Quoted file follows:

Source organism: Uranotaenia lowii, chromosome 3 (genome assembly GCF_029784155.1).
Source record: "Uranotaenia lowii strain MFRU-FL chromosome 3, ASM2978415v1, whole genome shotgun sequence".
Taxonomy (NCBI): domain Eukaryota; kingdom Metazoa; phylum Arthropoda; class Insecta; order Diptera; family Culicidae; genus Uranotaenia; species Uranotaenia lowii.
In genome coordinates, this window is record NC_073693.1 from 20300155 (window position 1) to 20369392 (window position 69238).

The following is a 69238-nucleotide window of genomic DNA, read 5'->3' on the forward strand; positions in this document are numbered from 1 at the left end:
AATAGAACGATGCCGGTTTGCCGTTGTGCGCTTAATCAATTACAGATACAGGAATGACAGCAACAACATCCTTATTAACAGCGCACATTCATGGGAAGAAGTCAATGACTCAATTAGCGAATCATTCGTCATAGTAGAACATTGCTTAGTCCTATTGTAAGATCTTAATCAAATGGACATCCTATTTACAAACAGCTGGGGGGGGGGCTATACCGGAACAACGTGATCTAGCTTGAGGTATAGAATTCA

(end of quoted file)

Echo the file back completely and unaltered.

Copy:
Source organism: Uranotaenia lowii, chromosome 3 (genome assembly GCF_029784155.1).
Source record: "Uranotaenia lowii strain MFRU-FL chromosome 3, ASM2978415v1, whole genome shotgun sequence".
Taxonomy (NCBI): domain Eukaryota; kingdom Metazoa; phylum Arthropoda; class Insecta; order Diptera; family Culicidae; genus Uranotaenia; species Uranotaenia lowii.
In genome coordinates, this window is record NC_073693.1 from 20300155 (window position 1) to 20369392 (window position 69238).

The following is a 69238-nucleotide window of genomic DNA, read 5'->3' on the forward strand; positions in this document are numbered from 1 at the left end:
AATAGAACGATGCCGGTTTGCCGTTGTGCGCTTAATCAATTACAGATACAGGAATGACAGCAACAACATCCTTATTAACAGCGCACATTCATGGGAAGAAGTCAATGACTCAATTAGCGAATCATTCGTCATAGTAGAACATTGCTTAGTCCTATTGTAAGATCTTAATCAAATGGACATCCTATTTACAAACAGCTGGGGGGGGGGCTATACCGGAACAACGTGATCTAGCTTGAGGTATAGAATTCA